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Popcorn used to be reserved for movie night, but the high-fiber treat has found its way into the professional kitchen. I first saw this trend emerge two summers ago at the Food & Wine Classic in Aspen, but now it has hit Denver in a big way. At some local restaurants, bowls of popped kernels replace the bread basket; at others, it’s a garnish for dishes both savory and sweet. Here’s where to find the snack.
At Linger (2030 W. 30th Ave., 303-993-3120, lingerdenver.com) freshly popped kernels arrive spiced with an ever-changing combination of surprising flavors, including Oaxacan mole; habanero and maple; and Madras curry and dill.
Oak at Fourteenth
Popcorn shows up on the dessert menu at Oak at Fourteenth (1400 Pearl St., Boulder, 303-444-3622, oakatfourteenth.com). The cremoso—a decadent chocolate pudding—arrives garnished with Boulder Popcorn in a style reminiscent of Cracker Jack.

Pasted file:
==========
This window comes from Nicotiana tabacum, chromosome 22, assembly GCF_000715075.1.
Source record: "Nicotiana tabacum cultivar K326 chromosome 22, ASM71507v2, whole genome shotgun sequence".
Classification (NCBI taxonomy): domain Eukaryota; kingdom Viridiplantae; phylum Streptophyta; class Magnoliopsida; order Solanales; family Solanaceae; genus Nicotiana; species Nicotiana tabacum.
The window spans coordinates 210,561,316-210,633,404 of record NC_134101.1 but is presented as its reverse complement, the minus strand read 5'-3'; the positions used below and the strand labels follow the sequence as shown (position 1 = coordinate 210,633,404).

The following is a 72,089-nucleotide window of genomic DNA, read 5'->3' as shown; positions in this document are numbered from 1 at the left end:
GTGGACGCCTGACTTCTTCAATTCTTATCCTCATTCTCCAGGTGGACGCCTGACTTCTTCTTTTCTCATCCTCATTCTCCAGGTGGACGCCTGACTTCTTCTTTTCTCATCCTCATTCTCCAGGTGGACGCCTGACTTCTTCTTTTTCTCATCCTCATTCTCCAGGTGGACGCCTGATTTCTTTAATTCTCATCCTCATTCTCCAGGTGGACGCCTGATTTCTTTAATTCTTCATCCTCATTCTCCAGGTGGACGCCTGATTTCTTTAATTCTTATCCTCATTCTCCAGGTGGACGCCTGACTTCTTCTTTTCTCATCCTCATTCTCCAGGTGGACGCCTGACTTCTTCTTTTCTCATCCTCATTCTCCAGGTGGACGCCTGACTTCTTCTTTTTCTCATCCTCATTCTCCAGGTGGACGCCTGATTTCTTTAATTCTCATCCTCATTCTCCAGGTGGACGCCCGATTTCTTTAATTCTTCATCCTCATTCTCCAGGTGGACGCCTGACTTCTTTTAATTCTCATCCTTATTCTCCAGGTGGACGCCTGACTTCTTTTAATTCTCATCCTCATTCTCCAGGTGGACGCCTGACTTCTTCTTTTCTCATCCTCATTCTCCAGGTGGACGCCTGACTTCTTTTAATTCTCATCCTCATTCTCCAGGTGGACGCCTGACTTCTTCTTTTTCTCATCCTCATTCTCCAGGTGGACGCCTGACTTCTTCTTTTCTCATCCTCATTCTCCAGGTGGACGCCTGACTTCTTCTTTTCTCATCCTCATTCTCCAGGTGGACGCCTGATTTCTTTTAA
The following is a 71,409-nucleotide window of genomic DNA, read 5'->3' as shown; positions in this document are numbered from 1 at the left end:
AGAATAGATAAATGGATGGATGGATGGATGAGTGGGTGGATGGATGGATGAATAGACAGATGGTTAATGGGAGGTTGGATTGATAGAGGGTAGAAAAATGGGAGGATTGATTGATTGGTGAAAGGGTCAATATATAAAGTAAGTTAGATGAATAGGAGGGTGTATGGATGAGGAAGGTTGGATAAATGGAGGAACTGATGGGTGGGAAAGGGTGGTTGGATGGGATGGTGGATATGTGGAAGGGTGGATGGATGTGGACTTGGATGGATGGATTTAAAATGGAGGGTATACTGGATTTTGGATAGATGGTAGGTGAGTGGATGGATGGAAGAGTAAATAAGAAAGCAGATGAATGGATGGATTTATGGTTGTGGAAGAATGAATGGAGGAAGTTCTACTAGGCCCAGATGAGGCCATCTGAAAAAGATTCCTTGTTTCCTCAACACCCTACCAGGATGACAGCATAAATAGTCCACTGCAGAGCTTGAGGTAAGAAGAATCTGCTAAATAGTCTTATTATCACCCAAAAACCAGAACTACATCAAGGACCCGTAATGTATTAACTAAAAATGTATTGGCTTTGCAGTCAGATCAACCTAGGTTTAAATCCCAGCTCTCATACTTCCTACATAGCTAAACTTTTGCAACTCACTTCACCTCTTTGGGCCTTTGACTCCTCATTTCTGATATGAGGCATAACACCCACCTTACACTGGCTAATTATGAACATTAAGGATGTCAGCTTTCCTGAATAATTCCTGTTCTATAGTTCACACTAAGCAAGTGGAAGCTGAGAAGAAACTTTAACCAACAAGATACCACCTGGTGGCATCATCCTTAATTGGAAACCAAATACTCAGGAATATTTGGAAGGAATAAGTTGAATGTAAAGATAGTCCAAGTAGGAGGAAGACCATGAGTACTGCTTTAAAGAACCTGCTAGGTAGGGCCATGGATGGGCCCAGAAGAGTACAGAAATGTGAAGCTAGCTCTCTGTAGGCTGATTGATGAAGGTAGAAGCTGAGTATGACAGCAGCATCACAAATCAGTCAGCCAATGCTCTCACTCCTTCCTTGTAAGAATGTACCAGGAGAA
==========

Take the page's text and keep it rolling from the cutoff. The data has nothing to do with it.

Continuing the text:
Tag Raw Bar
Diners at TAG Raw Bar (1423 Larimer St., #010, 303-996-2685, tagrawbar.com) are greeted with “poppycock”—a complimentary dish of Asian-esque caramel corn dusted with Japanese seven spice. The starter shares space with salty-sweet, totally addictive roasted kombu chips.
At the Bitter Bar (835 Walnut St., Boulder, 303-442-3050, thebitterbar.com) caramel-bacon popcorn dresses up steamed gingerbread. It’s addictive enough that the treat can be ordered (off the menu) by the bag.
During the 4:30–6:30 p.m. happy hour at Venue Bistro (3609 W. 32nd Ave., 303-477-0477, venuebistro.com) a large bowl of savory popcorn in flavors like barbecue bacon or smoky cheddar goes for just $1—and includes a free refill.
Come summer, look for green chile-fajita popcorn—made with Rocky Mountain Popcorn Company’s white cheddar flavor—to adorn the gazpacho at Blue Bonnet (457 S. Broadway, 303-778-0147, bluebonnetrestaurant.com).